For so many years now, the medical world has been combating the disease HIV. Most HIV patients are been treated to manage the situation and reduce the deathly effects of the disease but still no they had been no permanent cure for the diseases. Just recently news from London has suggested that researchers may start to turn things around. An HIV patient officially appeared cured of the disease all thanks to a bone marrow stem cell transplant. This seems to be a mark in the history of science for the second time ever.
The man, who was since 2003 diagnosed of HIV, now appears to have been completely healed of the virus by a special genetic mutation that was present in the stem cells of a donor.
This outstanding breakthrough used the natural HIV-fighting power of a mutation known as “CCR5 delta 32” which helps certain people to resistant to the virus. Transplanting of bone marrow stem cells from one donor with that very specific mutation has apparently cured the “London patient,” of his long lasted HIV infection.
The London Patient
Testing over and over again for the past 18 months have clearly shown no traces of HIV in his system, and this case is same with that of the first and only previously documented case of cured HIV in 2007. That man who was known as "Berlin patient", Timothy Ray Brown, had a similar bone marrow transplant which lead to him being cured of the disease.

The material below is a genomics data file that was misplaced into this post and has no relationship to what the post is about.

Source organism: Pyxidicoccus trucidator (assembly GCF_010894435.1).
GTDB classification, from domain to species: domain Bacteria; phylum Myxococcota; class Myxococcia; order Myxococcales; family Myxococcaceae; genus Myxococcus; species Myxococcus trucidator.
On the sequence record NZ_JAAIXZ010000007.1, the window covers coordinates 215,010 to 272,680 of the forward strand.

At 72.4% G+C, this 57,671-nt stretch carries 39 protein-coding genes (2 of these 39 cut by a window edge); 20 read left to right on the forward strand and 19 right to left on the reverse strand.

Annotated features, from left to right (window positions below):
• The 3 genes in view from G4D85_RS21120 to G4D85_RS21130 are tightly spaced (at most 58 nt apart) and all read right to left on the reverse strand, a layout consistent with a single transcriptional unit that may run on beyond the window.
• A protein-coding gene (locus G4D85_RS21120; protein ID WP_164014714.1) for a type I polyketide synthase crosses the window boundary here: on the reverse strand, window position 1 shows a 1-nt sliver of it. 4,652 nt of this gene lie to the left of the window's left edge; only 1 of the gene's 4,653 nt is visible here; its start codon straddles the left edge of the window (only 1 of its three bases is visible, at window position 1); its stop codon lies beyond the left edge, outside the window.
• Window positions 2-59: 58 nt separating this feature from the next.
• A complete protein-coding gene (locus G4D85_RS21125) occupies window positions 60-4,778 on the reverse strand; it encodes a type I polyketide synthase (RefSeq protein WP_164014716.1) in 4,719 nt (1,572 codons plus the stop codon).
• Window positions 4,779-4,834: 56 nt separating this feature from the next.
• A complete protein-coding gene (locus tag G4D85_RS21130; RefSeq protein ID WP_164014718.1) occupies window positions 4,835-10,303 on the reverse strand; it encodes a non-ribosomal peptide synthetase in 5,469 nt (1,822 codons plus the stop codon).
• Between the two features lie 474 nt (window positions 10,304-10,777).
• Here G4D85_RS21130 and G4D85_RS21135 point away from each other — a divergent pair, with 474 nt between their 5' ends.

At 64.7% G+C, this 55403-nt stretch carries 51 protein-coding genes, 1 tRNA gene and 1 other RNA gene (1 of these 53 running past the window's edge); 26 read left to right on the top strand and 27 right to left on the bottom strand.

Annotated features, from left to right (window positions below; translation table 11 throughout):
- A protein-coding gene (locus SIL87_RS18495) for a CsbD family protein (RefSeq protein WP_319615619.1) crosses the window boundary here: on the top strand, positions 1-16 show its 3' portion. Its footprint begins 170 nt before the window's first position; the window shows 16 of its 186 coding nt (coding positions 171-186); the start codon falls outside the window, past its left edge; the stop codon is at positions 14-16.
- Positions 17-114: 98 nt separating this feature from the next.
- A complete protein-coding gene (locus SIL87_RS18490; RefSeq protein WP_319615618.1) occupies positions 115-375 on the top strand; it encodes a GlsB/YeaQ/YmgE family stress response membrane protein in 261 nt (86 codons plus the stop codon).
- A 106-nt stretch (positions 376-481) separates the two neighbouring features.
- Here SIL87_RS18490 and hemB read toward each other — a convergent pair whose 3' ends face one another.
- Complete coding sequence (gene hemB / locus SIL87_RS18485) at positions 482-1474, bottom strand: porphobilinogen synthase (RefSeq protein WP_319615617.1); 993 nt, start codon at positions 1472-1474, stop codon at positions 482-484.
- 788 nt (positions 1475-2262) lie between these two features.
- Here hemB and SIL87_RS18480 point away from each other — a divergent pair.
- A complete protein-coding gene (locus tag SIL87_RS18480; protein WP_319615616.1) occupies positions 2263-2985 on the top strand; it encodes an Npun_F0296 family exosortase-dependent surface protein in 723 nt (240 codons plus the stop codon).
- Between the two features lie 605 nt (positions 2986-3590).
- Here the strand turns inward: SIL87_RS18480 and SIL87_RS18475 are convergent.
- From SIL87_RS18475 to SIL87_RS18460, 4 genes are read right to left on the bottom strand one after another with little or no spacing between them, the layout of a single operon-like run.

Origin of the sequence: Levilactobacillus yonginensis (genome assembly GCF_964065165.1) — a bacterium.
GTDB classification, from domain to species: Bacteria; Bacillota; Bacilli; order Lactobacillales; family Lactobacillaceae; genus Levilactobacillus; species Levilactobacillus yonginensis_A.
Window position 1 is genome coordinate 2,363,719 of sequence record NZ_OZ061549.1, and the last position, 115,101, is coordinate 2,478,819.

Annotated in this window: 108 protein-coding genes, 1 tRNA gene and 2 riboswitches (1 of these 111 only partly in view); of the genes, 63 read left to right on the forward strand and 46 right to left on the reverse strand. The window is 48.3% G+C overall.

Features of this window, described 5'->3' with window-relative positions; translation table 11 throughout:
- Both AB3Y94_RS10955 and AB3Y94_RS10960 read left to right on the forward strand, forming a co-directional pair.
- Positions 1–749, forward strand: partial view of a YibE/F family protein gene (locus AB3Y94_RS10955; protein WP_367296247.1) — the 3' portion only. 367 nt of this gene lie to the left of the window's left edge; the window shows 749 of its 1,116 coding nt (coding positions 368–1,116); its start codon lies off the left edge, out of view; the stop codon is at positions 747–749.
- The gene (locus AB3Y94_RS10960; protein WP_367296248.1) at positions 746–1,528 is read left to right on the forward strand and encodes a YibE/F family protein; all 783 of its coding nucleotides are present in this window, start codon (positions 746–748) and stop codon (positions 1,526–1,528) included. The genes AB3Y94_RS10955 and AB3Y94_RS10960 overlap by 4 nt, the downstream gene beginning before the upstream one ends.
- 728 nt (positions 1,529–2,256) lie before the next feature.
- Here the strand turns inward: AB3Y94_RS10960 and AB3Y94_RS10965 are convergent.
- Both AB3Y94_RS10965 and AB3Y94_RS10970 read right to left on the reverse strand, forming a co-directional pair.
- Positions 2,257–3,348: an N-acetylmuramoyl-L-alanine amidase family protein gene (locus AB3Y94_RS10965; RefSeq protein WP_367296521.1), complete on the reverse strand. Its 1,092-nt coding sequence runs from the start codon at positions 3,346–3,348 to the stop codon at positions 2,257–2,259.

This trending development is clearly big news for researchers who had been hoping to cure HIV on a larger scale. This London patient had ultimately no option but to try out the experimental treatment when he got diagnosed of Hodgkin’s lymphoma in the year 2012. Chemotherapy together with the stem cell transplants lead Ravindra Gupta, the researcher called a “last chance at survival” for the patient.
The said mutation that gives resistance to HIV is greatly rare, it only appears in a small fraction of the population. Treating an HIV infected patient with bone marrow stem cells from a person with the beneficial mutation means that you find a person who matches the recipient’s biology and also has a rare mutation.
Nonetheless, now that science has clarity that the earlier Berlin patient’s HIV cure was not just a mere strange fluke, it should create room for new gene-level treatments for the disease.